Prince Harry calls for regular HIV and Aids testing

Leslie Hanson
October 13, 2017

Prince Harry, 33, took to the stage at London's Camden Roundhouse to collect the award on behalf of his mother and pay tribute to her hard work to raise awareness around the issue of HIV.

Princess Diana was posthumously awarded the Attitude Legacy Award, presented in the 20th anniversary year of her death.

The posthumous award recognises the significance of the work Diana, Princess of Wales did, in challenging the stigma and fear that surrounded HIV and Aids in the 1980s and 1990s.

Harry said she understood the disease created a risky situation "when mixed with homophobia".

He mentioned the famous photograph of his mother shaking hands with a dying AIDS patient in a hospice and said she knew exactly what she was doing.

Also pictured inside: Harry in a tux at the 100 Women in Finance Gala Dinner on Wednesday night.

Diana notably shook hands and kissed the cheek of an Aids patient to prove that the virus could not be transferred through casual contact.

"Very few individuals had the power to change the mindset of millions of people at that time, but Diana knew that she was one of them-and she chose to wield her power to improve the lives of gay men suffering with HIV/Aids", he continued.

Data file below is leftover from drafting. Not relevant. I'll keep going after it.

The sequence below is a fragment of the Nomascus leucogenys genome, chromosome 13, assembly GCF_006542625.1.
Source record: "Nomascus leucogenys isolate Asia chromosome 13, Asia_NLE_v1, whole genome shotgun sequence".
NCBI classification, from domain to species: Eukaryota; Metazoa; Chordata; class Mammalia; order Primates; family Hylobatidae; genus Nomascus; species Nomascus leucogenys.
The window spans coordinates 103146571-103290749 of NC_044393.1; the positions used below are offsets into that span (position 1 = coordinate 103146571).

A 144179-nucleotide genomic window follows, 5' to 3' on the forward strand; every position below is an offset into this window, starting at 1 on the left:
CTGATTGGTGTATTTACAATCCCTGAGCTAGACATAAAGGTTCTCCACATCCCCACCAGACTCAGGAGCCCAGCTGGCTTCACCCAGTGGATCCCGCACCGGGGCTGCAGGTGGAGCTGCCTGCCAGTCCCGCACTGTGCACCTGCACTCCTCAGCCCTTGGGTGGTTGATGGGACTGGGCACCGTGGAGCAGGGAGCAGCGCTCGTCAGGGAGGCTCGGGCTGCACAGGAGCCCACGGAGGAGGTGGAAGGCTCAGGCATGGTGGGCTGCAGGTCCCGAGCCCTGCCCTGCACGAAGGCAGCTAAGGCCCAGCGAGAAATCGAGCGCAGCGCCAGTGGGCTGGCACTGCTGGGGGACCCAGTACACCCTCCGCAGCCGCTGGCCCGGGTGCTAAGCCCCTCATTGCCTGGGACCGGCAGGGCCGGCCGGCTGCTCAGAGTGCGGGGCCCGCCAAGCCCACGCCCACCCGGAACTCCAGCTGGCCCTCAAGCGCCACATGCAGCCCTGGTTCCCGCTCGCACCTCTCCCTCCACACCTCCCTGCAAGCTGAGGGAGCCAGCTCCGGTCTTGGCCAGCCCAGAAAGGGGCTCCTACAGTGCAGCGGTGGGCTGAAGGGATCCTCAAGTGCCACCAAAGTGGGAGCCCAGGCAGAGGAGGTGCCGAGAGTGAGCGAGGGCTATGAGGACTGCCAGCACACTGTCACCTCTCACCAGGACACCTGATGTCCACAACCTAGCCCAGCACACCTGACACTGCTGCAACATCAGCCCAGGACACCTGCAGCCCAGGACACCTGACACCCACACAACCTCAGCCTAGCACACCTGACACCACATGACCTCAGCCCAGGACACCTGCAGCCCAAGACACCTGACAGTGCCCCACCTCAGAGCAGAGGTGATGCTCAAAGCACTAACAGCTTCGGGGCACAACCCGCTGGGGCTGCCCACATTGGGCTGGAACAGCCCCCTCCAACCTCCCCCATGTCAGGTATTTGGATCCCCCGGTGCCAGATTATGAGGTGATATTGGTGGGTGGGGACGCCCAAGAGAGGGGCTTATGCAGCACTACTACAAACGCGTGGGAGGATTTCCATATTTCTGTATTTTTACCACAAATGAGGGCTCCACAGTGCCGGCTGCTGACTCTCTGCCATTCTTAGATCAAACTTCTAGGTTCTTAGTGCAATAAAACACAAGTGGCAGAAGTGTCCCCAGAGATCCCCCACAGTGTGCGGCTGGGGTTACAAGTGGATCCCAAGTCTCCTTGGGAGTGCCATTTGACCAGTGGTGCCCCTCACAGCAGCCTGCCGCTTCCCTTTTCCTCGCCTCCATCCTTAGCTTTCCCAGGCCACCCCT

If she were still alive, he said she "would be demanding" free and available testing and treatment for people all across the world.

"William and I are incredibly proud of what our mother achieved and we thank you for awarding her the Legacy Award", he concluded to applause.

"In the year before my mother's death, the first truly effective anti-retroviral treatments were developed for HIV and AIDS".

"She did not live to see this treatment become widely available and save countless lives in the United Kingdom and around the world".

Upon accepting the award, Prince Harry detailed how his mom got involved in various causes for HIV, AIDS and the LGBT.

Getty Images Prince Harry meets nursing staff during his visit to Mildmay hospital, a dedicated HIV hospital, to mark the opening of the new objective built facility at Mildmay Hospital on December 14, 2015 in London, England. "To try and make a difference".

Other reports by Iphone Fresh

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